Rural Communities

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This isn’t the first time we’ve written about the importance of community in the pages of this magazine, and I’m sure it won’t be the last. Some topics, however well-worn, are simply worth repeating. As I step into this new managerial role for Grit, I can’t help but think about community and the part it plays in this publication.

Community is such a valuable thing. People being there for each other, whether it’s a helpful hand or a friendly chat, strengthens our hearts and builds a more resilient future. I think rural communities exemplify that concept especially well. Anyone who’s lived in a rural area could likely attest to the camaraderie that comes from neighbors, no matter how far down the road they may be. Having spent a large chunk of my life living in or near rural communities, I can’t count the number of times I’ve seen people come together to get things done. Whether it’s helping with a harvest, caring for a sick or injured animal, offering support to a family member, or changing a tire on the side of the road, someone is always happy to step in and lend a hand – usually without needing to be asked. That can-do spirit is one of the traits that keep the heartbeat of rural America going so strong.

I’ve been an editor at Grit for a few years now, and although it’s not the only magazine I’ve worked on, it was the first, and it holds a special place in my heart. I still remember what was said to me when I joined the Grit staff years ago. After I accepted the new position, a fellow editor said, “You’re going to love working on this title. The Grit community is really wonderful!” And that has proven true time and time again. Every letter I read, every subscriber I chat with, and every author I work with reminds me of the strong, vibrant group of people that make up Grit magazine. I’m constantly enriched with friendly support, helpful information, and innovative ideas – all coupled with the steady, deep roots of rural living. Our Grit community is broad – much broader than the countless small communities dotting rural America – but it’s filled with the same can-do spirit and made up of the same friendly faces. It’s a true joy to be a part of that community. Thank you, all, for making it what it is today.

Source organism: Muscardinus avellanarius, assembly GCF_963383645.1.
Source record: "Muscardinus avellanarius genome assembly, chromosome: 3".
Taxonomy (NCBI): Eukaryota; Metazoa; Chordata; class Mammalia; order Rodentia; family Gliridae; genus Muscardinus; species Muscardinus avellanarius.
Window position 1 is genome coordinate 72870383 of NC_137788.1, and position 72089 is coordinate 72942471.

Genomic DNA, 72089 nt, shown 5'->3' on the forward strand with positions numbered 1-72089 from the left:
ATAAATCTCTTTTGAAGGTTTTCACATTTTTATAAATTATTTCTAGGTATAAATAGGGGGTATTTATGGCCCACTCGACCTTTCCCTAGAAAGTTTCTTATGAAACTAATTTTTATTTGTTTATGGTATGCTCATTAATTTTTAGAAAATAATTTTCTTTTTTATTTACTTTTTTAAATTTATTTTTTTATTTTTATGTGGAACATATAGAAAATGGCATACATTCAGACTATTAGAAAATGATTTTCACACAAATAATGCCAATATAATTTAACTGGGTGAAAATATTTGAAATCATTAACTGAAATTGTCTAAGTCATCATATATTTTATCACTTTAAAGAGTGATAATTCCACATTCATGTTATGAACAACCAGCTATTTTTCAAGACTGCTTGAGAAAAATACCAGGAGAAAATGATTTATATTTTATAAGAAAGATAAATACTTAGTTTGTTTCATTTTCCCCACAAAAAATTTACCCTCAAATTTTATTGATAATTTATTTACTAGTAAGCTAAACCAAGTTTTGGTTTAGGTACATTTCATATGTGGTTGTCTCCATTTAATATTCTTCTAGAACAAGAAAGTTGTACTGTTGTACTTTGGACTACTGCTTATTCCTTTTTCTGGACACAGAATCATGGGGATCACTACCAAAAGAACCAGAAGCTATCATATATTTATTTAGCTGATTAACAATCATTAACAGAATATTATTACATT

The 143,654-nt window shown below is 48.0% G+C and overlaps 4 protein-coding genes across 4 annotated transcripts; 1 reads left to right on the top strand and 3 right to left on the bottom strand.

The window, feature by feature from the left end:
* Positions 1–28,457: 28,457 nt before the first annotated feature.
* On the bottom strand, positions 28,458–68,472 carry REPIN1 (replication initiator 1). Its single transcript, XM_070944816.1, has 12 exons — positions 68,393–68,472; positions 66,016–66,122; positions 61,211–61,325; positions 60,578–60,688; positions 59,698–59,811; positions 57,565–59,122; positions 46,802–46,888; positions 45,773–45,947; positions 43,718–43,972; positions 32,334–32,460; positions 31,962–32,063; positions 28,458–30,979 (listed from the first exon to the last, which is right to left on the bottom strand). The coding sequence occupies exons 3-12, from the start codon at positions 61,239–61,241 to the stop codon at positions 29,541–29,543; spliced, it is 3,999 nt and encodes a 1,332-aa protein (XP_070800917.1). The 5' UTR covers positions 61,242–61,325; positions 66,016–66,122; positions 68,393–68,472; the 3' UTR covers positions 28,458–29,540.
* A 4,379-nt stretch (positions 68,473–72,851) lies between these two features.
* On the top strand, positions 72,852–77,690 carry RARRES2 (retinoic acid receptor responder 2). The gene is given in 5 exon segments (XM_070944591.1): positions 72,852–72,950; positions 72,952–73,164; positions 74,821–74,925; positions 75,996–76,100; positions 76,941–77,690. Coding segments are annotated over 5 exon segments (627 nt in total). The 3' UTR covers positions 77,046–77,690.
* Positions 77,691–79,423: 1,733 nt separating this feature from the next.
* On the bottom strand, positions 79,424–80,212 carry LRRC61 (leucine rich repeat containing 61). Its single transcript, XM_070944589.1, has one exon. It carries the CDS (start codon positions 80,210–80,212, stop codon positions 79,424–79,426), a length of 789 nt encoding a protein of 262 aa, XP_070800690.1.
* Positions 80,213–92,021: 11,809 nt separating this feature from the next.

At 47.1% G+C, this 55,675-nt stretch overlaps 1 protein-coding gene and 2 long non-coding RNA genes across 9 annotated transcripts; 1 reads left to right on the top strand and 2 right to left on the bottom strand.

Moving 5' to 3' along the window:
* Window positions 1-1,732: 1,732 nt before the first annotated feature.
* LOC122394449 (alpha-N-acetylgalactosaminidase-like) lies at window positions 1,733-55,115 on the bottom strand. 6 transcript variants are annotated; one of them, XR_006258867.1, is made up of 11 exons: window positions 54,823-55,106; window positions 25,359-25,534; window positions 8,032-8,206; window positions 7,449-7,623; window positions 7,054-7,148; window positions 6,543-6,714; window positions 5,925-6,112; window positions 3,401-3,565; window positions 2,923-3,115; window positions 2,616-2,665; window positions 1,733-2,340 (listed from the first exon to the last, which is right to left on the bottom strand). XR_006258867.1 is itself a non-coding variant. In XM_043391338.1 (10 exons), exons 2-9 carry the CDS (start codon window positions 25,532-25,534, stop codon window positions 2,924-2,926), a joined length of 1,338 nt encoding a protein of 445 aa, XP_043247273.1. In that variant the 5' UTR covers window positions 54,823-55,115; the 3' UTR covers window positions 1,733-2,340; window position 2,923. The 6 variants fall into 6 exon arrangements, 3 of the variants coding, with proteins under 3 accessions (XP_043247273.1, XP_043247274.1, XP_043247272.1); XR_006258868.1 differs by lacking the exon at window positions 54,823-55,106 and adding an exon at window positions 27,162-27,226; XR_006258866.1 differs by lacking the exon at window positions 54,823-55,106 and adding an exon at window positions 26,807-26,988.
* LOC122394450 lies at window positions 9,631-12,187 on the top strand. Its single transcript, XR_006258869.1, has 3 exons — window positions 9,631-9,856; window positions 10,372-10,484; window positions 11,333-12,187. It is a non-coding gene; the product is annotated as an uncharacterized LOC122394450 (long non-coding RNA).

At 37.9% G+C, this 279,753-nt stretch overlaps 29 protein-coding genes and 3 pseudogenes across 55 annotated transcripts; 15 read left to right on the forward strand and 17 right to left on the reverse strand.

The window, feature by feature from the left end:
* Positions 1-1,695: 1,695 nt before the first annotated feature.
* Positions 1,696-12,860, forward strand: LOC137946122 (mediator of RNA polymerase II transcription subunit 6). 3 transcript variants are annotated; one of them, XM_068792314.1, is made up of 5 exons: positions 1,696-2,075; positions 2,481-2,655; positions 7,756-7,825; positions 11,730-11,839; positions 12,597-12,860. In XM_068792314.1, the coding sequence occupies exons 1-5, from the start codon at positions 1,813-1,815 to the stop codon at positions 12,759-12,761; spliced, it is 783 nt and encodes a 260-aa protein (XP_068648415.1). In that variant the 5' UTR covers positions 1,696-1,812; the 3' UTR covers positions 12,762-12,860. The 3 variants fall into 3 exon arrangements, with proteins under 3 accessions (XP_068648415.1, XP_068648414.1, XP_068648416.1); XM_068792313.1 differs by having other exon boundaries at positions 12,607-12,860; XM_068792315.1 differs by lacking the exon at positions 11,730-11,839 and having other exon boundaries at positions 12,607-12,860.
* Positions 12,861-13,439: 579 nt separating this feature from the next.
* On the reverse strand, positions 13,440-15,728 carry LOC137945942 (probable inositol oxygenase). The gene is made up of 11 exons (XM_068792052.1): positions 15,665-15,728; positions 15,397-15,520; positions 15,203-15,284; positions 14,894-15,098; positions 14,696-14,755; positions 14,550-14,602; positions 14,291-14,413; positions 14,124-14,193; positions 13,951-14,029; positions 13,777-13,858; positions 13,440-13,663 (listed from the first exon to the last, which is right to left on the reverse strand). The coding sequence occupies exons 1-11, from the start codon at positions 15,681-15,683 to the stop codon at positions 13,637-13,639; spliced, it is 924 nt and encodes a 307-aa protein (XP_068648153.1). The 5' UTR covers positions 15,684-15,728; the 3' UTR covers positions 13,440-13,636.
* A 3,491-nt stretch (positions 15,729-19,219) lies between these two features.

I’d love to hear your stories of community, Grit or otherwise, and how it’s influenced your life. Send me an email at ASarkesian@OgdenPubs.com, and your words might make it into the magazine. Looking forward to hearing from you,

Allison Sarkesian, Senior Editor